There are two methods of making a channel in plaster. You can do it with a club hammer and brick bolster after first scoring with a sharp knife two straight lines in the plaster along the intended cable route, chipping out the depth you require. Or you can use a specially designed router, which works off an electric drill at a slow speed. Before you start routing you must drill a series of guide holes along the intended cable route. It is unlikely your plaster will not be deep enough to take a cable, but if you are unlucky you will just have to get to work again with the chisel.
Before you start laying cable, prepare the recesses or mountings for new sockets or position the junction boxes — preferably out of sight beneath floorboards. Where you run cables across joists you should run them through holes drilled at least 50mm (2in) below the top of the joists. Never lay cable in the grooves cut in the tops of joists because of the danger from nails that may be driven through and penetrate the cables.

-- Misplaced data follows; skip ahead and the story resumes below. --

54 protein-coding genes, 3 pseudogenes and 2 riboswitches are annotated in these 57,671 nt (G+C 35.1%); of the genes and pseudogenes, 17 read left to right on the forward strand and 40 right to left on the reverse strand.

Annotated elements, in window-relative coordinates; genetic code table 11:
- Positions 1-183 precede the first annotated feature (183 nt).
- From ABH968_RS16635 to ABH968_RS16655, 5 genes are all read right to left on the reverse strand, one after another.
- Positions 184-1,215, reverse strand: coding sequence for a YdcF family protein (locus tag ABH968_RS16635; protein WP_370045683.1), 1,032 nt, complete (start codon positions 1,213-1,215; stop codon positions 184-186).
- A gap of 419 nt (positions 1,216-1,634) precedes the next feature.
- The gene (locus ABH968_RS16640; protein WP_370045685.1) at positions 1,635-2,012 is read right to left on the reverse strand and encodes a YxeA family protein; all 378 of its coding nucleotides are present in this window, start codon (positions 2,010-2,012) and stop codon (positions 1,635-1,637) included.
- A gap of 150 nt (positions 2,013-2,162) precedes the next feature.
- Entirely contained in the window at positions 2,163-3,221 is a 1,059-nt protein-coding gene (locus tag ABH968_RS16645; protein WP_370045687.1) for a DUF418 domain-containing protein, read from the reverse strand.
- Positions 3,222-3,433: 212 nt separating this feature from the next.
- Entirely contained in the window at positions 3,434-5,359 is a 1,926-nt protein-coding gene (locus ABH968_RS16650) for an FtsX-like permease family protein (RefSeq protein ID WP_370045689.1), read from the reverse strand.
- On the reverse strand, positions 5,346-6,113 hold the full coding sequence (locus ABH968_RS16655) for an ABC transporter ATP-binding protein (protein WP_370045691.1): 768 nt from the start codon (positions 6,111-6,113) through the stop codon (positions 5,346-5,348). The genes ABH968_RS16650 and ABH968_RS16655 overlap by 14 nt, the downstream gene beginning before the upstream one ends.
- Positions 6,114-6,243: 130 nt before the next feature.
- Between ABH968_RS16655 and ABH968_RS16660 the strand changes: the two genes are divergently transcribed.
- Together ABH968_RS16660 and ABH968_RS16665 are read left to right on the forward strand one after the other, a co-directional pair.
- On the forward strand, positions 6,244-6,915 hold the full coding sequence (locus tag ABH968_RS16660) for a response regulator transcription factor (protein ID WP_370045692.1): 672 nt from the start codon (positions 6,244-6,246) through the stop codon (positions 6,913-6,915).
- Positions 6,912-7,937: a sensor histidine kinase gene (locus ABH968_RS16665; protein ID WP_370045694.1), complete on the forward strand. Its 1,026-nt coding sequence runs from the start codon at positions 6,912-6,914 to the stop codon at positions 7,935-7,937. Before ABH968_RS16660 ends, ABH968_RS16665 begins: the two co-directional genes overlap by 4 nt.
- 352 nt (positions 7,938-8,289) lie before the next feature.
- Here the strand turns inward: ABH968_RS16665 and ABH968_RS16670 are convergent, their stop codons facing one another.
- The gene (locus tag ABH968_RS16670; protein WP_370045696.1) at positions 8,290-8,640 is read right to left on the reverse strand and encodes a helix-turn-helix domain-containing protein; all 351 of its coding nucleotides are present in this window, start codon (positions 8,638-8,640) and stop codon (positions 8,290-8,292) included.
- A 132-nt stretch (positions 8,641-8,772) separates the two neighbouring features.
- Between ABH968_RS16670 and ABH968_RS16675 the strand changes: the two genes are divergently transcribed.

When replacing floorboards, use screws instead of nails, which will enable you to identify the cable run and to reach it more quickly on future occasions. Before replacing the boards you should cut out a small section of the board at the skirting board end to protect cable running up or down the wall, behind skirting and then under the boards.
Care must be taken not to damage any existing cables or pipes. Make sure current is turned off at the main; gas and water should also be turned off.
Cutting out the recess for a flush socket box is quite simple. Mark on the wall in pencil an outline of the knock-out box, score the lines with a sharp knife and, using a brick bolster and club hammer, chip away until you reach the brickwork. Drill a series of close-spaced holes all round and then chip away another layer until you reach the required depth. Test the knock-out box fits, knock out the required access holes in it (sharp taps with a cold chisel are usually enough) and fix a grommet in each hole. This is a rubber or plastic ring, with an exterior slot which fits neatly in the hole, to protect the cable. Drill the mounting holes, plug them and screw the knock-out box into the recess, making good the edges with plaster.